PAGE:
Bird's eye Britain: Amazing collection of aerial photographs showing nation from above released to mark the Jubilee year
Myth and legend: Some believe Glastonbury Tor in Somerset is the final resting place of King Arthur
Several miles north of Glastonbury is a spot on the Mendip hills known as Deerleap. It is well known by local artists because of the far reaching views it provides over the Somerset Levels and of Glastonbury Tor nestled in amongst the hills. On misty mornings it is the perfect spot to appreciate just how flat the landscape is and how it would’ve looked thousands of years ago when the area was under water. On mornings like this it becomes an island once again.
"Green and Pleasant": £27m London 2012 opening ceremony plans will see Olympic Stadium transformed into... Teletubbies set?
Glastonbury Tor, St Michael's Tower and the beautiful Somerset countryside, UK
Glastonbury Tor - Somerset, UK. Yes I did actually climb to the top. Rumored to be a place where the faeries play.
Church of St John in Glastonbury - Somerset, England..
Foto de Chalice Well
St. Michael's Tor in Glastonbury atop a hill. This is a very special and sacred site! I hope to return to one day. Glastonbury Tor is a conical hill in Somerset, England, which is topped by a 14th-century St. Michael's Tower. Rich in legend it is a popular destination for visiting tourists, Grail theorists, ley-line enthusiasts, and those who make the climb to enjoy its sweeping view of Somerset countryside.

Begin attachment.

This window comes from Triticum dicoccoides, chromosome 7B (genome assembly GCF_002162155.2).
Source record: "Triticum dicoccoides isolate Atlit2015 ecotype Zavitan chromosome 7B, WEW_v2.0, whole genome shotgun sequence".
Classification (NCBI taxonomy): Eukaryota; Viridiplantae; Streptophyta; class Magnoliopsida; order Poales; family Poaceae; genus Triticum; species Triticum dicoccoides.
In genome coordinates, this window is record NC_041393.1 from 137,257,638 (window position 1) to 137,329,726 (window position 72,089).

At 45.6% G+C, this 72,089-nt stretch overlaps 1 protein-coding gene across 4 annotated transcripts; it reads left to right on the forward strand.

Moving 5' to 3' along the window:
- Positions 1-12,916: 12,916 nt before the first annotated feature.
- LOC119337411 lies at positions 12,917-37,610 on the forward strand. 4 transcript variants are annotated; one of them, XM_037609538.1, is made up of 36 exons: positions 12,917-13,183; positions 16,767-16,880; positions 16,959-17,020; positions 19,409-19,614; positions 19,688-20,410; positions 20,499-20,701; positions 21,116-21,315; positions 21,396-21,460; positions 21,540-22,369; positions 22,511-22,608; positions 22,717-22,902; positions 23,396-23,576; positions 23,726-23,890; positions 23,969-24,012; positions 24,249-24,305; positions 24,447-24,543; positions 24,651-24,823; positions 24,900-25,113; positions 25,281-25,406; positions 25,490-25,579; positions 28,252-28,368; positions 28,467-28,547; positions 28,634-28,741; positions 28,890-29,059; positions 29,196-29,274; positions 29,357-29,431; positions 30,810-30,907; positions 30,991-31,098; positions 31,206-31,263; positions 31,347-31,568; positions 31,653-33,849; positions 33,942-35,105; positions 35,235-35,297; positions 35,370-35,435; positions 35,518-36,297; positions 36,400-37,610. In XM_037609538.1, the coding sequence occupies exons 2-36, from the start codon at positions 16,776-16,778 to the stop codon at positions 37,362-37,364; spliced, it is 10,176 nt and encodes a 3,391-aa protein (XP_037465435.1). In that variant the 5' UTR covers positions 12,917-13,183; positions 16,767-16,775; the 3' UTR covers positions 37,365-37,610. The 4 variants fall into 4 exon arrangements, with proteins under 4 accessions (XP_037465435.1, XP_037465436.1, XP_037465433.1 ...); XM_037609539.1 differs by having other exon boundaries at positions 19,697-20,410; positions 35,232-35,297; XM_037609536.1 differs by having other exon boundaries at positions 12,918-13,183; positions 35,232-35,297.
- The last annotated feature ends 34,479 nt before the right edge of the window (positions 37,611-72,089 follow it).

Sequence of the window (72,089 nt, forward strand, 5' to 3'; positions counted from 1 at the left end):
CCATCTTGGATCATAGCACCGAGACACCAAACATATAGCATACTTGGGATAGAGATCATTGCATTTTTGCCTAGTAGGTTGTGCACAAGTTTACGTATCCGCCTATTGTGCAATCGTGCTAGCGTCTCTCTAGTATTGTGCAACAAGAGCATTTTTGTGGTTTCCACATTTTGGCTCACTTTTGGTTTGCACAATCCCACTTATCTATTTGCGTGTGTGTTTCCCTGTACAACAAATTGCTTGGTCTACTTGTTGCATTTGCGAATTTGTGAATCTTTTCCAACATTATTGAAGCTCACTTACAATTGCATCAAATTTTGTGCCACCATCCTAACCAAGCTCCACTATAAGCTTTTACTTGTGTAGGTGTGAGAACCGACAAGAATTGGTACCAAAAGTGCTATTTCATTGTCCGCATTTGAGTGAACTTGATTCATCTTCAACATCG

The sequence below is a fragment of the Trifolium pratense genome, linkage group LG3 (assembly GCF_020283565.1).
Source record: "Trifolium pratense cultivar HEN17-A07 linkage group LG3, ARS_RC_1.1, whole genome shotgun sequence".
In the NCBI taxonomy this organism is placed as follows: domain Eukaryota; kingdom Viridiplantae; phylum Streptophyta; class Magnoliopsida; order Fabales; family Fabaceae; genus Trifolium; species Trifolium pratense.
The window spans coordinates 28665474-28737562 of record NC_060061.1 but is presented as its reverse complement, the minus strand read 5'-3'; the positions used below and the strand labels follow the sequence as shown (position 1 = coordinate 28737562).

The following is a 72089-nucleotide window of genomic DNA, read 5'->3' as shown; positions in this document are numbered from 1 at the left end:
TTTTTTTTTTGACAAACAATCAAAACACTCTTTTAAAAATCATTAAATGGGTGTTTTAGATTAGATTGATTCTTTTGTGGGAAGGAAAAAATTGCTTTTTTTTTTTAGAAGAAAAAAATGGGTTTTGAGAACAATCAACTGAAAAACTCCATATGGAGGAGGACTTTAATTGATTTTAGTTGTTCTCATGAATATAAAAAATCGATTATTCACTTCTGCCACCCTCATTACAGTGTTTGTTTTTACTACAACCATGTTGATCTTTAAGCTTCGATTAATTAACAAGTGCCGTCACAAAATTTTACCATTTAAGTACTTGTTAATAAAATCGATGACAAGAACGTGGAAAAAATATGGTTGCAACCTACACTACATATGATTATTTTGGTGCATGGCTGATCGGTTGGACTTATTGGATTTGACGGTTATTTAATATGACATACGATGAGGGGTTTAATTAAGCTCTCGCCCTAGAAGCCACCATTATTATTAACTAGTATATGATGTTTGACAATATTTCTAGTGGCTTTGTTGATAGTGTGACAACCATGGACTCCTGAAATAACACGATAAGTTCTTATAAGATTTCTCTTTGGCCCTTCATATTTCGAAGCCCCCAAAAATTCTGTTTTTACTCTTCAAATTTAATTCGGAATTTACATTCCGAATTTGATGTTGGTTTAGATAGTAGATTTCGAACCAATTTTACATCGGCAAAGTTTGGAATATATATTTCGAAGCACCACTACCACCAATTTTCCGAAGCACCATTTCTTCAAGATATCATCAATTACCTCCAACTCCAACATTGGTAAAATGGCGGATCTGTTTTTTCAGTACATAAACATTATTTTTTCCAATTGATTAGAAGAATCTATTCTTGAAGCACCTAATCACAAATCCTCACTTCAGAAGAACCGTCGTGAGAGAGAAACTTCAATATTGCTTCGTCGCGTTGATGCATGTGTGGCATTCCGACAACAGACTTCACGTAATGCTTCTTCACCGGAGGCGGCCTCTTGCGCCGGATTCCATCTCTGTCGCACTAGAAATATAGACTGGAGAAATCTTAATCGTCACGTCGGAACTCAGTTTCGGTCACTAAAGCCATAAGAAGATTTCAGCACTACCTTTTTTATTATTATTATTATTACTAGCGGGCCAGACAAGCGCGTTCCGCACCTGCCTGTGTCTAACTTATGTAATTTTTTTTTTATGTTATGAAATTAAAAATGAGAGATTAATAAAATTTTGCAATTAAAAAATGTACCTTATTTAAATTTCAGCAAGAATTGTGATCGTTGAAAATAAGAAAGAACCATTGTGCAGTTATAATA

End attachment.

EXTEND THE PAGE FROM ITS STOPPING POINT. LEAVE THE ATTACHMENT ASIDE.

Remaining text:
Camelot: discovering the legend of King Arthur around Britain
Glastonbury Tor | Since the alleged discovery of Arthur and Guinevere's remains in the 12th century, it has been claimed that Glastonbury Tor stands on the site of ancient Avalon, the island where Arthur died following his final battle against Mordred. Once surrounded by marshland, Glastonbury Tor was virtually an island during the Dark Ages.
The resting place of King Arthur - Glastonbury, England
St Michael’s Tower, Glastonbury Tor, Glastonbury, Somerset, England via wallsdl by Nobuo Tsuchiya. Europe Travel.
The Chalice Well, Glastonbury, England Also known as ‘The Well of Avalon’. Archaeological evidence suggests that the well has been in almost constant use for at least two thousand years. Water issues from the spring at a rate of 25,000 gallons per day and has never failed, even during drought. The water is believed to possess healing qualities. The Well is however popular with all faiths and in 2001 became a World Peace Garden